by Jerome Charyn
God knows this book comes just in time. I've stared so long at Nate Silver's New York Times political blog, his stats dance before my eyes. The devastation wrought by Hurricane Sandy boggles my mind and hurts my heart. A good break is sitting in the tub with Jerome Charyn's Under the Eye of God, a book swarming with the shenanigans of warring politicians and the plumb-crazy powerful.
Here's the scoop: A bare-knuckles presidential election is over, and the Democratic ticket of baseball czar J. Michael Storm and New York City Mayor Isaac Sidel has won. Since this is a Charyn novel, J. Michael and Isaac are hardly sprawling in comfy chairs sipping a glass of bubbly to celebrate "the slaughter of '88." Nope.
J. Michael, the President-elect, is facing a political Sandy of his own. He's holed up in the Waldorf while one mistress after another surfaces with demands to be paid off or else. The media are sniffing his crooked real estate deals and the phony corporation he'd formed with his wife Clarice. (Did you know our Constitution is silent on what happens if scandal derails a President after election but before confirmation by the electoral college? Strictly speaking, he's not really the President-elect at all.) Luckily for the Democrats, they have pictures of the defeated Republican incumbent, President Calder Cottonwood, pissing in the Rose Garden, and if the Republicans don't stop harping about Casanova (er, J. Michael), Democrats will play a little hardball. The Democrats have also bugged the White House. (Ah, but the crafty Republicans know about it and talk accordingly.) Cottonwood has plans for a smear campaign charging Isaac with Lolita tendencies because of his friendship with the President-elect's 12-year-old daughter, Marianna.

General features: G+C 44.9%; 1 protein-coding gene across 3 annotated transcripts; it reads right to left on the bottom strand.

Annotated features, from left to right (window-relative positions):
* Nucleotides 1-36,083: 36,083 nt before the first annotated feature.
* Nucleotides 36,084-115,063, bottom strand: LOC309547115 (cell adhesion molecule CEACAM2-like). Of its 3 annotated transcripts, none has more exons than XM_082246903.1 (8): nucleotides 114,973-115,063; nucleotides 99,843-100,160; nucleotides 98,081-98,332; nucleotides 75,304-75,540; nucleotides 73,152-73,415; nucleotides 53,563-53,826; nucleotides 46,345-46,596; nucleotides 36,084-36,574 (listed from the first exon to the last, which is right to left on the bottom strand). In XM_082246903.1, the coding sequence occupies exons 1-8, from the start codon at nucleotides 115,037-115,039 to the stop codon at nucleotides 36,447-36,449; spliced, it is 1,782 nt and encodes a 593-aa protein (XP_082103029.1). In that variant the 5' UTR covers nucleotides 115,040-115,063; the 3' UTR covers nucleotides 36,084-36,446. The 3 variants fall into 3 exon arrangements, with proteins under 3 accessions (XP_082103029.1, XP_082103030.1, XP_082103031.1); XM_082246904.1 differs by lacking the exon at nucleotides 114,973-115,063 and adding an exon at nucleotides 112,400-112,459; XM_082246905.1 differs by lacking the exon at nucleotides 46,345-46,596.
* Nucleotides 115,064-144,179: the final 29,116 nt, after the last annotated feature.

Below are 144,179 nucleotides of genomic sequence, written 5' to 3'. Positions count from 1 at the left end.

For those poor souls who have yet to meet Isaac Sidel, Under the Eye of God is a good place to start. It's the eleventh book in this unusual noir-ish series about the New York City cop turned commissioner turned mayor turned Vice President-elect; however, it stands on its own, and it's actually an easy introduction to Charyn's writing style. While it's hard to describe exactly what that style is, maybe I'd call it funky and sly. In musical terms, it's a jazz riff. It's not exactly postmodern stream-of-consciousness writing, but the journey is at least as important as the destination. If you seek a nonlinear plot, look elsewhere. I read Charyn's Isaac books in a purposefully relaxed way so I can go with the rhythm of the prose, and I keep a Wikipedia window open on my computer for looking up the many cultural references and names of famous architects, artists, political figures, criminals, and writers (NYC Mayor Seth Low, Tammany Hall's Big Tim Sullivan, and artist Mark Rothko are just a few).
Charyn is a literary writer who adores words, and his writing is very vivid ("His mouth sat crooked on his face, as if someone had sewn it there"). He often employs nicknames or descriptions in lieu of names, as if repeating a name is simply too boring. So rather than repetitions of "Isaac Sidel," it's the Big Guy, the Citizen, Citizen Sidel, the May baby, the Commish, the catcher of criminals, the philosopher clown, etc. Other characters are named in similar fashion.
Notes: Isaac and the crazy cast of Charyn characters are being made into an adult animated drama series called Hard Apple. The team behind it is the award-winning animators of Waltz with Bashir, the Cannes Film selection that also won a Golden Globe as Best Foreign Film.
Here's a mini-documentary about writer Jerome Charyn.
I received a free copy of Under the Eye of God, published by MysteriousPress.com/Open Road Media, and due out today. The French translation of Under the Eye of God is also coming out in France. (The French are die-hard Isaac Sidel fans. They can read a review in Le Figaro here.)